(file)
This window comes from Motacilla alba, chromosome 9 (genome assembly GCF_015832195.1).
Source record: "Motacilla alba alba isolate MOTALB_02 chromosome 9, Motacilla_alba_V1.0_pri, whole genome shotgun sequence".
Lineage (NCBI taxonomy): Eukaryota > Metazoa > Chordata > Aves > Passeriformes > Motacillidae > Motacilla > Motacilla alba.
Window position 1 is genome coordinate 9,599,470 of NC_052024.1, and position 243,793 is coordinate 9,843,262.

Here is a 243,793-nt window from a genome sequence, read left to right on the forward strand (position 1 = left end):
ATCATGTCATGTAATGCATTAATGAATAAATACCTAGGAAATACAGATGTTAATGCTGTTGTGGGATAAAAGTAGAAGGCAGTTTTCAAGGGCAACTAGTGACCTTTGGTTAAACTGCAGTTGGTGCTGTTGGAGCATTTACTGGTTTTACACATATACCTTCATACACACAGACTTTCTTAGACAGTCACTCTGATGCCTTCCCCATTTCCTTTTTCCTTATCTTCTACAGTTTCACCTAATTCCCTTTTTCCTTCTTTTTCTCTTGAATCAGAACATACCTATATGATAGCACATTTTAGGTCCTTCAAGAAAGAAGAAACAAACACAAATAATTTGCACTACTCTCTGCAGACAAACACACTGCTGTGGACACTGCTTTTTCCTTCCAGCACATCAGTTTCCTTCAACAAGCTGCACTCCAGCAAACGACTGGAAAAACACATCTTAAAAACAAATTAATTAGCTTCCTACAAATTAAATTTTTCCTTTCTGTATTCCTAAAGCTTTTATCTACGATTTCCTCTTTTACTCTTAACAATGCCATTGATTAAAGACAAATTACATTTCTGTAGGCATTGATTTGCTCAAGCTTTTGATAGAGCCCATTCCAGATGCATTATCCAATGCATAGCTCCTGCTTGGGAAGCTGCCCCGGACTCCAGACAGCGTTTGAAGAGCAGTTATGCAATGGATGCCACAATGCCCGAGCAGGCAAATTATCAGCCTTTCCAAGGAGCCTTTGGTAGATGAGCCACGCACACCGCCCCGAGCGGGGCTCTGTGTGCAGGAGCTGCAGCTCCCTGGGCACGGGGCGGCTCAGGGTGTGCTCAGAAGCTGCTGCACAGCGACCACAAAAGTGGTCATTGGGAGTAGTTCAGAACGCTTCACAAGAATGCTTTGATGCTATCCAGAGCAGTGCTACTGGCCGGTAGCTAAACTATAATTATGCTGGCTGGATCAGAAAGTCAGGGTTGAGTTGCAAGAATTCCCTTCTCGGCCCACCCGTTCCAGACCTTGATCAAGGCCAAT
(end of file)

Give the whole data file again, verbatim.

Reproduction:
This window comes from Motacilla alba, chromosome 9 (genome assembly GCF_015832195.1).
Source record: "Motacilla alba alba isolate MOTALB_02 chromosome 9, Motacilla_alba_V1.0_pri, whole genome shotgun sequence".
Lineage (NCBI taxonomy): Eukaryota > Metazoa > Chordata > Aves > Passeriformes > Motacillidae > Motacilla > Motacilla alba.
Window position 1 is genome coordinate 9,599,470 of NC_052024.1, and position 243,793 is coordinate 9,843,262.

Here is a 243,793-nt window from a genome sequence, read left to right on the forward strand (position 1 = left end):
ATCATGTCATGTAATGCATTAATGAATAAATACCTAGGAAATACAGATGTTAATGCTGTTGTGGGATAAAAGTAGAAGGCAGTTTTCAAGGGCAACTAGTGACCTTTGGTTAAACTGCAGTTGGTGCTGTTGGAGCATTTACTGGTTTTACACATATACCTTCATACACACAGACTTTCTTAGACAGTCACTCTGATGCCTTCCCCATTTCCTTTTTCCTTATCTTCTACAGTTTCACCTAATTCCCTTTTTCCTTCTTTTTCTCTTGAATCAGAACATACCTATATGATAGCACATTTTAGGTCCTTCAAGAAAGAAGAAACAAACACAAATAATTTGCACTACTCTCTGCAGACAAACACACTGCTGTGGACACTGCTTTTTCCTTCCAGCACATCAGTTTCCTTCAACAAGCTGCACTCCAGCAAACGACTGGAAAAACACATCTTAAAAACAAATTAATTAGCTTCCTACAAATTAAATTTTTCCTTTCTGTATTCCTAAAGCTTTTATCTACGATTTCCTCTTTTACTCTTAACAATGCCATTGATTAAAGACAAATTACATTTCTGTAGGCATTGATTTGCTCAAGCTTTTGATAGAGCCCATTCCAGATGCATTATCCAATGCATAGCTCCTGCTTGGGAAGCTGCCCCGGACTCCAGACAGCGTTTGAAGAGCAGTTATGCAATGGATGCCACAATGCCCGAGCAGGCAAATTATCAGCCTTTCCAAGGAGCCTTTGGTAGATGAGCCACGCACACCGCCCCGAGCGGGGCTCTGTGTGCAGGAGCTGCAGCTCCCTGGGCACGGGGCGGCTCAGGGTGTGCTCAGAAGCTGCTGCACAGCGACCACAAAAGTGGTCATTGGGAGTAGTTCAGAACGCTTCACAAGAATGCTTTGATGCTATCCAGAGCAGTGCTACTGGCCGGTAGCTAAACTATAATTATGCTGGCTGGATCAGAAAGTCAGGGTTGAGTTGCAAGAATTCCCTTCTCGGCCCACCCGTTCCAGACCTTGATCAAGGCCAAT